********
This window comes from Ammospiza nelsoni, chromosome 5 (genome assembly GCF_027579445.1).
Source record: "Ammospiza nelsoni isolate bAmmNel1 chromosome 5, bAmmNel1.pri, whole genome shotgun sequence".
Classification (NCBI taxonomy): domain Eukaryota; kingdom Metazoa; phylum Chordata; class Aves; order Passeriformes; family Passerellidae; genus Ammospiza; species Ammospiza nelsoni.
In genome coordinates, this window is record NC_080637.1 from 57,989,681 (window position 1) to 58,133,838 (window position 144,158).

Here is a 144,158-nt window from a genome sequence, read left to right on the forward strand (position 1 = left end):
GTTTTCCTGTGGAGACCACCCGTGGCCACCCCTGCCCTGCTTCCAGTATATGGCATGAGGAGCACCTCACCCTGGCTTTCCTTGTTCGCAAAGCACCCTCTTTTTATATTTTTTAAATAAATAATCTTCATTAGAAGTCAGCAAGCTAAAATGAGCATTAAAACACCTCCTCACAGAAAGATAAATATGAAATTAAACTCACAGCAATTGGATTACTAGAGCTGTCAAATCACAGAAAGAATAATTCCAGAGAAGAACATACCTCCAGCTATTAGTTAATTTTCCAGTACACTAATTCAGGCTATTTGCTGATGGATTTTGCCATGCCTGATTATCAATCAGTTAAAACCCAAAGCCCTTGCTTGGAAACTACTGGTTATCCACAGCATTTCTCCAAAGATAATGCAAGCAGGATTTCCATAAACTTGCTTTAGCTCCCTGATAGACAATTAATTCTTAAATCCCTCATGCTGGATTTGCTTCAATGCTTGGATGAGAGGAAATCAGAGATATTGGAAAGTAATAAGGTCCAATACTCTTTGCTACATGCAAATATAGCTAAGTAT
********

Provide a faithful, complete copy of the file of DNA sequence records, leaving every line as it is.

This window comes from Ammospiza nelsoni, chromosome 5 (genome assembly GCF_027579445.1).
Source record: "Ammospiza nelsoni isolate bAmmNel1 chromosome 5, bAmmNel1.pri, whole genome shotgun sequence".
Classification (NCBI taxonomy): domain Eukaryota; kingdom Metazoa; phylum Chordata; class Aves; order Passeriformes; family Passerellidae; genus Ammospiza; species Ammospiza nelsoni.
In genome coordinates, this window is record NC_080637.1 from 57,989,681 (window position 1) to 58,133,838 (window position 144,158).

Here is a 144,158-nt window from a genome sequence, read left to right on the forward strand (position 1 = left end):
GTTTTCCTGTGGAGACCACCCGTGGCCACCCCTGCCCTGCTTCCAGTATATGGCATGAGGAGCACCTCACCCTGGCTTTCCTTGTTCGCAAAGCACCCTCTTTTTATATTTTTTAAATAAATAATCTTCATTAGAAGTCAGCAAGCTAAAATGAGCATTAAAACACCTCCTCACAGAAAGATAAATATGAAATTAAACTCACAGCAATTGGATTACTAGAGCTGTCAAATCACAGAAAGAATAATTCCAGAGAAGAACATACCTCCAGCTATTAGTTAATTTTCCAGTACACTAATTCAGGCTATTTGCTGATGGATTTTGCCATGCCTGATTATCAATCAGTTAAAACCCAAAGCCCTTGCTTGGAAACTACTGGTTATCCACAGCATTTCTCCAAAGATAATGCAAGCAGGATTTCCATAAACTTGCTTTAGCTCCCTGATAGACAATTAATTCTTAAATCCCTCATGCTGGATTTGCTTCAATGCTTGGATGAGAGGAAATCAGAGATATTGGAAAGTAATAAGGTCCAATACTCTTTGCTACATGCAAATATAGCTAAGTAT